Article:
The Book Thief, Poet Thief, Kind of, Sort of, Not Really

Because I could not stop for sleep, come on, world, it’s almost 6 AM
Everyone else is doing it
Give me a fair shake and let me go down the back alley into a dreamscape

But there’s a long line between night and day and day and night
It is written in the stars, in the palms, in the cards
Don’t move. No one will get hurt. Put the gun of anxiety down.

Online, still. 6:30 AM. It’s safe to go through drawers left open,
letting me live in your shoes and dinners and photos
until I am done meandering, fearless, an easy steal

Borrowing cookies you have on display on the table, on the wall, on the shelf,
wondering if your smiles are more show and tell than you intended,
draining the pool and seeing the crumbling, cracked floor for the first time

and I am still awake but smirking, like the burglar.
There is blue light beyond the windows
And hours to go before I sleep.





Sweet Nothings

I’d say I’ve gone fishing but I don’t fish. I don’t even like to eat fish.
My To Do list is as long as a week at the graveyard. Quiet, I suppose. Good thing no one there wants to talk or ask what I am doing with my life. I’m not in the mood to think about anything.

Happiness is two new hairbrushes arriving in the mail to replace a favorite old-timer that finally cracked in five uneasy pieces. Have you ever tried to glue a hairbrush together out of desperation? Don’t.

I ordered two new brushes online.
That felt smart.
An heir and a spare for my hair.

Night Moves

There isn’t a pillow that survives a month under my head.
Punching. Fluffing. Turning over and over. There are hard needles sticking out.
I am a ball of of Covid.

My feet shift all night long. I don’t know where to put them.
Left side? Right? Criss-crossed? Open, wide, straight, dangling over the edge?
I have more awkward positions than a ballet student at the barre.

Sometimes there is music. Sometimes I choose talk. Other sounds comfort me.
I am not deaf.
A room filled with silence is not an option.

I want to know the secrets of sleep.

A Coney Island of My Mind

Photo courtesy of Sabrina Ross, September 15th, 2018

——————————————

This was your last sunset

before your last ride.

We were the ones howling,

beside you, bedside, begging you to come back

while your skin stiffened, like hard, white sand,

and spun into the open arms of the ink blue ocean,

swept away with broken shells and fallen castles,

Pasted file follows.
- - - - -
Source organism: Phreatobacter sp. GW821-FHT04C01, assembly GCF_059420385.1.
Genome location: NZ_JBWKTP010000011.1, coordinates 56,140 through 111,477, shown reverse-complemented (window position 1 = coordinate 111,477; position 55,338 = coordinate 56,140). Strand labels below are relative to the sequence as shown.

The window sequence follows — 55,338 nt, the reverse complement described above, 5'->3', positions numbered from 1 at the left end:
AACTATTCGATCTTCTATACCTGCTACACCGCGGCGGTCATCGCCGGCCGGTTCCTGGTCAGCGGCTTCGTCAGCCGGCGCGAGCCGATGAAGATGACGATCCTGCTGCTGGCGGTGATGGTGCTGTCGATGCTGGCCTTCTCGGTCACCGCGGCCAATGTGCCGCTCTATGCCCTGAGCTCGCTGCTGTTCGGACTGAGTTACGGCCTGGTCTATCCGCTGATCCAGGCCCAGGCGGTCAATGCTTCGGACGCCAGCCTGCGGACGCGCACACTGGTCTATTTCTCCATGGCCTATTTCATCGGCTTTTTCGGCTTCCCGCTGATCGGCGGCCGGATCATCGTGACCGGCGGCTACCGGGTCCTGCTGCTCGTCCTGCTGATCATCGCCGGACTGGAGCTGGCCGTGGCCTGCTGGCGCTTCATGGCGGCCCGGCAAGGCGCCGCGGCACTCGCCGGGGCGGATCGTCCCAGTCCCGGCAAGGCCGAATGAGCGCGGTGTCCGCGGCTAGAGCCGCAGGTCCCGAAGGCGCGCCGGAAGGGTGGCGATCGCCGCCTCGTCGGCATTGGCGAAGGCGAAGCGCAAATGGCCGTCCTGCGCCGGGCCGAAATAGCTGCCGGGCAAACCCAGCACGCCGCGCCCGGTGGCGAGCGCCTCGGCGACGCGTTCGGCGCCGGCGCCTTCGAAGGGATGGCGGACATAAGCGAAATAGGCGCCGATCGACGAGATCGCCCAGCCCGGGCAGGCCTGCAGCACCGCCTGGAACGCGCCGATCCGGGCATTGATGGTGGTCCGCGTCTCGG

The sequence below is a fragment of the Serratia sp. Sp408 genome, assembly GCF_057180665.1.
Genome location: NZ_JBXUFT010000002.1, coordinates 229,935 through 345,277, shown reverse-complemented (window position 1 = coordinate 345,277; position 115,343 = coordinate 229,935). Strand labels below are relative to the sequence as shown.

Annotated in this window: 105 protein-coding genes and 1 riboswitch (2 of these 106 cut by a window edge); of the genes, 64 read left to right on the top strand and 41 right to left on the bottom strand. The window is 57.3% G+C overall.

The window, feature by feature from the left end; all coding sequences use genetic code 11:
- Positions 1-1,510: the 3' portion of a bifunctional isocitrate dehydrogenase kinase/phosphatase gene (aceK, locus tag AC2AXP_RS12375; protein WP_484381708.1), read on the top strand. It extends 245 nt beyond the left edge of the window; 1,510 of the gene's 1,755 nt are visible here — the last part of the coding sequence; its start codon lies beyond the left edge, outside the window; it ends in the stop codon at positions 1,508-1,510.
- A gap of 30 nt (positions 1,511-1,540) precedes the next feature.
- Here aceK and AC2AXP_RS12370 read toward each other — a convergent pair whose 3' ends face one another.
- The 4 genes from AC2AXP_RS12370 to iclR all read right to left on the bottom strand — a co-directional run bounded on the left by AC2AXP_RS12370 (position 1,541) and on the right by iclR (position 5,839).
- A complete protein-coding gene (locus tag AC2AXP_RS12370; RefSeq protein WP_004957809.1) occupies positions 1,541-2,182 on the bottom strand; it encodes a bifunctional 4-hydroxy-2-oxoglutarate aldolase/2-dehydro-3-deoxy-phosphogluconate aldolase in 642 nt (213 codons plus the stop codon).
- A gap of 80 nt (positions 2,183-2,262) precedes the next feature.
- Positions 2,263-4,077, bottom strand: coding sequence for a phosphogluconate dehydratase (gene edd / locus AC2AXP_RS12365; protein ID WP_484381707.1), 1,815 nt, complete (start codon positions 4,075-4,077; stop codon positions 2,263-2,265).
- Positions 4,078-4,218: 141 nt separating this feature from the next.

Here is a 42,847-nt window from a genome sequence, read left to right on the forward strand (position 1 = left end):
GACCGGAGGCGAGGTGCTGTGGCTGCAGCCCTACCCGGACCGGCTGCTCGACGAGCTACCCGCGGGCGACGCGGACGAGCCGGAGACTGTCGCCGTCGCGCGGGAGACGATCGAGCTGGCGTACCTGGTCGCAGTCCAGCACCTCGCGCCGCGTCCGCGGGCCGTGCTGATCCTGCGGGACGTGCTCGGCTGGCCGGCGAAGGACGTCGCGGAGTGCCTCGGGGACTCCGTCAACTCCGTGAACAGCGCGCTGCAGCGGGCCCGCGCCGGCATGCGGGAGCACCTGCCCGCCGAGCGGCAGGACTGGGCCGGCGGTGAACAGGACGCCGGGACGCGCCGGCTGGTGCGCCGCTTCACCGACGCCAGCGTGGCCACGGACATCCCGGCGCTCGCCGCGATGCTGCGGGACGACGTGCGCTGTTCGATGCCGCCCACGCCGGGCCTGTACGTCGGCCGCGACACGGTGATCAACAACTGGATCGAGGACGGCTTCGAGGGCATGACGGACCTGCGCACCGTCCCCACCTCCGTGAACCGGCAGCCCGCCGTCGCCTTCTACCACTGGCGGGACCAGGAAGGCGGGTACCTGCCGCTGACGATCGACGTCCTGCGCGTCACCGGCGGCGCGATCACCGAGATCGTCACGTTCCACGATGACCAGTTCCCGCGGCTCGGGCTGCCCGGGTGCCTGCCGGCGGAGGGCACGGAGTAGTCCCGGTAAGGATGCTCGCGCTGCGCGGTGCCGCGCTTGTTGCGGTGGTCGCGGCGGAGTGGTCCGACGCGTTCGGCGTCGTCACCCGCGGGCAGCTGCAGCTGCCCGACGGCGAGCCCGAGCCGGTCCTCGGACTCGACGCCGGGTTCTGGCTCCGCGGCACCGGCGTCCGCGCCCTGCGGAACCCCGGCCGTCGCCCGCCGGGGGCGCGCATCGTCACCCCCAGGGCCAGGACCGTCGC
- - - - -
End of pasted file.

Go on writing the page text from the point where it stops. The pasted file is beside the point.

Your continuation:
returning you to where you began.

-Pamela Ross, April 5th, 2021

Follow PAMELA ROSS WRITES on WordPress.com

If I Were King of the Forest

I hope those out there celebrating Easter are bathed in light and love. However you honor your days, my greatest joy will be when we can someday be together again.

We must all surely sense there is hope around the corner. This is a time of reflection and renewal. Let the healing begin. One more shot left for me. I look forward to complaining for a few days after that. Whine for Table Two!

On a lighter note, I need a lot of personal repair work done in the merry old land of Oz before I am fit for public re-entry. I need a protective mask that covers head to toe before I feel ready to join the world again. “If I only had the noive…” Buzz buzz here. Buzz buzz there. And a couple of lah-de-dahs. 😉

A big basket of courage cheerfully accepted. Is there a wizard in the house? Bell out of order. Please knock! Aaah-wooooof!

Cowardly Lion | fictional character | Britannica

How Do You Get to Carnegie Hall?

I’m not complaining. I’m halfway there to Fully Vaccinated for Covid-19. My body is in full-blown, mentally and physically exhausted mode. Not sure why these side effects are hitting me this hard but sharing here just in case this is something you’re feeling or will feel. You are not alone.

Another curious benefit of the shot? I’m on a poetry-buying spree. Time of impulse purchases? Middle of the night. If this is wrong, I don’t want to be right. 😉 (Fuzzy Wrath!) Latest buys: Robert Browning, Jean Valentine, Elizabeth Bishop. One love. One Art.

When I asked Bruce Springsteen what to do with his guitar, he said: “Play it!” Ask Elizabeth Bishop what to do with your poetry? “Write it!”

Photo by Mohammad Danish on Pexels.com

One Art

BY ELIZABETH BISHOP

The art of losing isn’t hard to master;
so many things seem filled with the intent
to be lost that their loss is no disaster.

Lose something every day. Accept the fluster
of lost door keys, the hour badly spent.
The art of losing isn’t hard to master.

Then practice losing farther, losing faster:
places, and names, and where it was you meant
to travel. None of these will bring disaster.

I lost my mother’s watch. And look! my last, or
next-to-last, of three loved houses went.
The art of losing isn’t hard to master.

I lost two cities, lovely ones. And, vaster,
some realms I owned, two rivers, a continent.
I miss them, but it wasn’t a disaster.

—Even losing you (the joking voice, a gesture
I love) I shan’t have lied. It’s evident
the art of losing’s not too hard to master
though it may look like (Write it!) like disaster.

Elizabeth Bishop, “One Art” from The Complete Poems 1926-1979. Copyright © 1979, 1983 by Alice Helen Methfessel. Used by permission of Farrar, Straus & Giroux, LLC, http://us.macmillan.com/fsg. All rights reserved.

Hour Gang Comedies

When 2 AM became 3 AM, I asked every computer in the house how its internal clock works. How does it know to zip ahead on this date and that time? This is a personal enigma that could have been avoided had I not dropped out of a introductory computer programming class at NYU after the first impossibly complicated session.

I skipped second and eighth grades. Did you learn this stuff then and forget to share your notes with me?

Little Rascals/Our Gang - Et Cetera | Old tv shows, My childhood memories,  Memories